Start off summer reading with these kids’ canvas tote bags decorated with their favorite book characters. This tutorial shows you how in a few easy steps.
I love visiting the library with the grandkids. Whether we hunting for fairy books, poetry, or monster tales, each visit to the library is an adventure. We definitely needed a library bag to haul them home and keep them organized until the return trip, so I decided that personalized tote bags would be just the thing. They even have library card holders! Here’s an easy and inexpensive way to create your own.
So here’s the story.
We always start the summer off with a trip to the library with Nana. I present each one of my grandkids with a personalized canvas tote bag to celebrate getting their first library card. Here are a couple of ways to personalize plain canvas bags for your little readers.
When I began searching to find ideas for kids’ book bags, I found this adorable bag at U Create. The Dr. Suess motif was perfect for my granddaughter. I didn’t have a stencil maker, so I printed and traced the letters. Easy as pie!
I tied a ribbon around the handle, glued down some rick rack, and added a library card holder. So simple! So cute! So much fun to surprise your little ones with a special library bag.
My grandson loves sharks, so I decided to personalize the next tote bag with a nautical design. The directions are super easy! I’m almost embarrassed to write a tutorial for something so simple, but I can save you a lot of time and money with these easy steps. If you can cut and paste, you GOT this!
The pictures tell a thousand words, so here goes.
1. Get this stuff.
*Hobby Lobby had all these supplies for about $10 with my coupon.
2. Print this shark from Making Learning Fun (black and white version).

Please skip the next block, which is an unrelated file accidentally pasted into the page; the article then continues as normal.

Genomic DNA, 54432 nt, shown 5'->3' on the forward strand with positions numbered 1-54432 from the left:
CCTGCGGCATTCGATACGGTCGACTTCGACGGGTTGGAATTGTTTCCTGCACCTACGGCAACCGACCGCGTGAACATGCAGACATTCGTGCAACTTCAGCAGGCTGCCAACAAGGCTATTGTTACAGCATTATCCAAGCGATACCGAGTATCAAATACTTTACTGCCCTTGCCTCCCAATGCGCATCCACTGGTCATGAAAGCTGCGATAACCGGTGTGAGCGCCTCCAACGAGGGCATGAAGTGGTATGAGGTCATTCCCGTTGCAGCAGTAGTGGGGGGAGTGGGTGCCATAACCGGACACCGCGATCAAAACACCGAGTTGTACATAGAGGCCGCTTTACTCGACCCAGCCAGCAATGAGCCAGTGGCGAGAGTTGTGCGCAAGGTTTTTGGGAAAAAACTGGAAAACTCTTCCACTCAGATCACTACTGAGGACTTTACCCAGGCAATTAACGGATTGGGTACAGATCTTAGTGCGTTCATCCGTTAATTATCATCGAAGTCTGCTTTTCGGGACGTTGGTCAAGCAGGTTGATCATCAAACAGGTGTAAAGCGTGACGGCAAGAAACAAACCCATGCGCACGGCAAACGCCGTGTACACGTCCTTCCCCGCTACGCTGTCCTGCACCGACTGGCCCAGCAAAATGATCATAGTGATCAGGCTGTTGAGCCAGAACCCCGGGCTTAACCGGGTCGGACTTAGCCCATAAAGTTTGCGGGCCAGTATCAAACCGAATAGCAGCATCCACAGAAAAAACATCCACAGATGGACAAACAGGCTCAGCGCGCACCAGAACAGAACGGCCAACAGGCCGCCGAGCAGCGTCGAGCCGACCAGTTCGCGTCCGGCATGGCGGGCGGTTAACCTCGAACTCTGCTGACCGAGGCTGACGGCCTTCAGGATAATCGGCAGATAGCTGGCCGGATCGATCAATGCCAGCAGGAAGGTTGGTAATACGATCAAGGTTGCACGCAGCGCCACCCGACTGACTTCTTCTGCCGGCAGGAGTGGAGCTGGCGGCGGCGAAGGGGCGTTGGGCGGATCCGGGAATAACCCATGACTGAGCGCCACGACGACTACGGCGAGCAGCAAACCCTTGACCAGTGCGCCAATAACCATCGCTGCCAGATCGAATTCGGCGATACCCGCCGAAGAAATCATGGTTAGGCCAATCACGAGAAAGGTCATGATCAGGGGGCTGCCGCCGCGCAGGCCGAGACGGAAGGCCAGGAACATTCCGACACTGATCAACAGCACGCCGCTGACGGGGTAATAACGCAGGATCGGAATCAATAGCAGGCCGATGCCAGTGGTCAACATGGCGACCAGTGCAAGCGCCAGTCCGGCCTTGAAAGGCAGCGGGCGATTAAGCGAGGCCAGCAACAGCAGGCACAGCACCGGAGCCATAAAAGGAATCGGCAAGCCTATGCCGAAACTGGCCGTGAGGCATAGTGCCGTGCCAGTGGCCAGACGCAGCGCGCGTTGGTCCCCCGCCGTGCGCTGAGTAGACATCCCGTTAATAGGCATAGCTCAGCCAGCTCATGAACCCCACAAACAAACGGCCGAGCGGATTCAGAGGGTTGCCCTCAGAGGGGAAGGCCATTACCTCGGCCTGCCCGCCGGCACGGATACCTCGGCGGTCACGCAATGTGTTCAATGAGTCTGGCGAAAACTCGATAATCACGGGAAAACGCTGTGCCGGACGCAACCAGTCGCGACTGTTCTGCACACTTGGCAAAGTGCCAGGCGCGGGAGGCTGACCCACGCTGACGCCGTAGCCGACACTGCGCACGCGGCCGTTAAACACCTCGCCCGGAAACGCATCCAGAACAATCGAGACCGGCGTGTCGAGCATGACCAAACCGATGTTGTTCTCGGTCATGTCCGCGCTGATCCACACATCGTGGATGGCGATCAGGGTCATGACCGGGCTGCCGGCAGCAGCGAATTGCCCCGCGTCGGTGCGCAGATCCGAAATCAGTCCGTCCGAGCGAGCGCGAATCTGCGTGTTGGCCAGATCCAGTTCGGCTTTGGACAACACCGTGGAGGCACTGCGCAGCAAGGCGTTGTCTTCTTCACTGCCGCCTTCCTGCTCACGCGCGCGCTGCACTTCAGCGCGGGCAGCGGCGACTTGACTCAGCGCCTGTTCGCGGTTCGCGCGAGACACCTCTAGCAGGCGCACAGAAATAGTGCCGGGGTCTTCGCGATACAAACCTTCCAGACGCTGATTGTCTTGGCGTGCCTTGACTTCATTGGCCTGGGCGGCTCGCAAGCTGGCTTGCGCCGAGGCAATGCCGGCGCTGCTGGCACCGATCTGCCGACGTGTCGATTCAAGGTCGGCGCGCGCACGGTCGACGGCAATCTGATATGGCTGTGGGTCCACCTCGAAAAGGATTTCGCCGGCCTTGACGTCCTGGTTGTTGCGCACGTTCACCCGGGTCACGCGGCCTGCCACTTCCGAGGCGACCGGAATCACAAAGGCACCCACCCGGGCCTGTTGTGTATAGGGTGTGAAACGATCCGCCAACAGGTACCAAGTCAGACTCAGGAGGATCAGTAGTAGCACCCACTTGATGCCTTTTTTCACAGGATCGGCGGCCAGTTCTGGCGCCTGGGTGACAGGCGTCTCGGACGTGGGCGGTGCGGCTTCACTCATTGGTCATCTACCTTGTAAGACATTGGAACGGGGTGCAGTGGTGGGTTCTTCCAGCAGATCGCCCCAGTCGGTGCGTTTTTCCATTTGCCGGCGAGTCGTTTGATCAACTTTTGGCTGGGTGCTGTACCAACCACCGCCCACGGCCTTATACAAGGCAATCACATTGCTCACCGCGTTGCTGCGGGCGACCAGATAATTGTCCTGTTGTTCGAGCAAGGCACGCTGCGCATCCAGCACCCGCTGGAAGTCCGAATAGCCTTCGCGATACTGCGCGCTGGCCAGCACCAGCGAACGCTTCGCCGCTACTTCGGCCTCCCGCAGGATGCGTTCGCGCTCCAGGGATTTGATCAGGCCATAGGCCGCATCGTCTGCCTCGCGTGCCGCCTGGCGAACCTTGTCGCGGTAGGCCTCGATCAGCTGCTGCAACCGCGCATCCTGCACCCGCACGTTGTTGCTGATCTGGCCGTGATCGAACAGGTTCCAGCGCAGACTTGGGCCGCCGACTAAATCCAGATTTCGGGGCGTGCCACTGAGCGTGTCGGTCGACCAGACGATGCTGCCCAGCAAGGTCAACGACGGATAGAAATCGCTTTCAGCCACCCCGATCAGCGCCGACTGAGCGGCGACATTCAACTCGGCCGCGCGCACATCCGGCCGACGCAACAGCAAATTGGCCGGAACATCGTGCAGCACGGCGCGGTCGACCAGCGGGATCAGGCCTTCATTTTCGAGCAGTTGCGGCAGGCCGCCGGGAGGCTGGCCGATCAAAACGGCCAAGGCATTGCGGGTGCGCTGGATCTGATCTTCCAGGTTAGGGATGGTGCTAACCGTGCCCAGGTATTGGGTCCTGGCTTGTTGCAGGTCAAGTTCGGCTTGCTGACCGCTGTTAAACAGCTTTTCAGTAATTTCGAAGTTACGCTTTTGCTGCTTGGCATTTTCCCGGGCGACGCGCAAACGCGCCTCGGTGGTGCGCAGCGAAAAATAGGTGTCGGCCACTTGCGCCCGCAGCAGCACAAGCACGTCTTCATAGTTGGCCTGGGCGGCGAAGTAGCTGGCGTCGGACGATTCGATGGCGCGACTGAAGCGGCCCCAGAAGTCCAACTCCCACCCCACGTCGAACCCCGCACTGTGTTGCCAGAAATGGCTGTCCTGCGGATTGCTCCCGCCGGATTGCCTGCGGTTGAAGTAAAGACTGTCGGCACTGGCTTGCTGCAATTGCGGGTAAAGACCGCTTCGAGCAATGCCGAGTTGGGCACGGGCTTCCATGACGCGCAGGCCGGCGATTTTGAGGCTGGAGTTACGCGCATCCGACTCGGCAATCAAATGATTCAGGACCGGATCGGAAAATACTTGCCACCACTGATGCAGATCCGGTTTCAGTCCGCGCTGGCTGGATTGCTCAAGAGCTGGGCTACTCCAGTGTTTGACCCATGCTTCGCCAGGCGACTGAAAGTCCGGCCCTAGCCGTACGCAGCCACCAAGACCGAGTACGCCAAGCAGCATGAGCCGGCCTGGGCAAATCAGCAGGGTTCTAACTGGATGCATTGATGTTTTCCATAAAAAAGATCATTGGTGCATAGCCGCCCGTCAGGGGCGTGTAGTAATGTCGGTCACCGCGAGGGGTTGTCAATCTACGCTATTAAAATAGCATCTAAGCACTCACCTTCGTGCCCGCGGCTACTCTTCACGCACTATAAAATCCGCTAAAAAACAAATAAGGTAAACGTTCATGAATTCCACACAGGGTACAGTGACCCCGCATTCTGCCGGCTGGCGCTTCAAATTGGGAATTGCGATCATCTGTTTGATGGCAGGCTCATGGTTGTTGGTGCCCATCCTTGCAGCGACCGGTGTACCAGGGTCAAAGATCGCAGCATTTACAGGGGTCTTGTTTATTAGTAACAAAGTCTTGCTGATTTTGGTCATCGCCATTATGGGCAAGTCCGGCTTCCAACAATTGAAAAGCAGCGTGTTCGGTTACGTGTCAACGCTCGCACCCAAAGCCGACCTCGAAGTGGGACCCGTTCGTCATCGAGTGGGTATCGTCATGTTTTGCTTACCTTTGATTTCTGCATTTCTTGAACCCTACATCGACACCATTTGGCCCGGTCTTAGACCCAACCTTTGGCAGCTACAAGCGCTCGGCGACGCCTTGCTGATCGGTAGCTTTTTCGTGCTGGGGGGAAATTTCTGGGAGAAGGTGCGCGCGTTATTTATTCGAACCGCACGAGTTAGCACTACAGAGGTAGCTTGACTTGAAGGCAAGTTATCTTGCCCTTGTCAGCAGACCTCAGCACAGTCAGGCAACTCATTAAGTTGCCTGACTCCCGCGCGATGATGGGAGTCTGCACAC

3. Draw a wave about 3-4″ tall on scrap paper. Seriously, just eyeball this. A row of simple scallops will work just as well. Cut out the paper wave pattern and use it to trace waves across the width of the felt.
4. Cut the strip of waves out and place them onto the tote. Clip the corners to fit.
5. Cut a large grey fin. My fin is about 2/3 as tall as the tote. Tuck it under the waves and hot glue both in place.
6. A library card holder comes in handy for a book bag. Cut a felt rectangle slightly smaller than the badge holder. Draw an anchor on it with black marker and place it in the badge holder. Tie the badge holder (clear plastic ones sold at craft stores) to the handle of the bag with ribbon or paracord. String or ribbon also works fine. (Hot glue the edges of the cord to prevent fraying.)
7. Cut out the shark and trace it onto the grey felt.
8. Cut out the shark’s mouth from the paper template. Trace it onto red felt, and cut it out.
9. Hot glue the shark and the red mouth onto the canvas bag. I placed mine on the upper 2/3 of the bag to leave room for a name underneath it. Draw the outlines of the fins with a marker. (Outline the shark with marker if you want some added dimension.)
10. Draw the face and add white felt eyes.
11. Trace another mouth out of white felt and use it to draw triangle teeth. Cut out the teeth and hot glue them to the red mouth.
12. Add a name by tracing letters, or just draw them like I did. I also used a ship’s wheel for the O. You can print clip art pictures of many nautical designs to personalize your letters (oar, anchor, compass rose, etc.)
13. Cut two red straps the same length as the bag handles. I found this cotton belt strap by the yard. It was the perfect width for the bag handles. Hot glue the straps onto the bag handles. (Hot glue the edges to prevent fraying.)
14. Add some shark books. These are terrific choices for preschoolers and elementary age kids.
Fun with Shark Stencils, by Paul E. Kennedy, is a book of shark stencils that young children can use to create their own art. The stencils could also be used to decorate a tote bag! That might be my next project!
Shark vs Train, by Chris Barton is just the funniest picture book about sharks ever! You can also write and illustrate your own episode of Shark vs Train. I mean, Nana’s are certainly better at reading books to little kids. Sharks might get the pages all wet! And sharks don’t have cozy laps! Just sayin’.
Surprising Sharks: Read and Wonder, by Nicola Davies, has amazing shark facts without all the scary shark pictures.
15. Grab your little shark lovers (and book lovers) and take a trip to the library or book store to search for treasures.
Many of the stories of our home involve shared book time, and these book totes really come in handy. I’ll be back with more ways to personalize kids’ canvas tote bags designs as I create them. (I have three more grandchildren who need their own!)
Update: Find more kids’ canvas totes in part II of this post.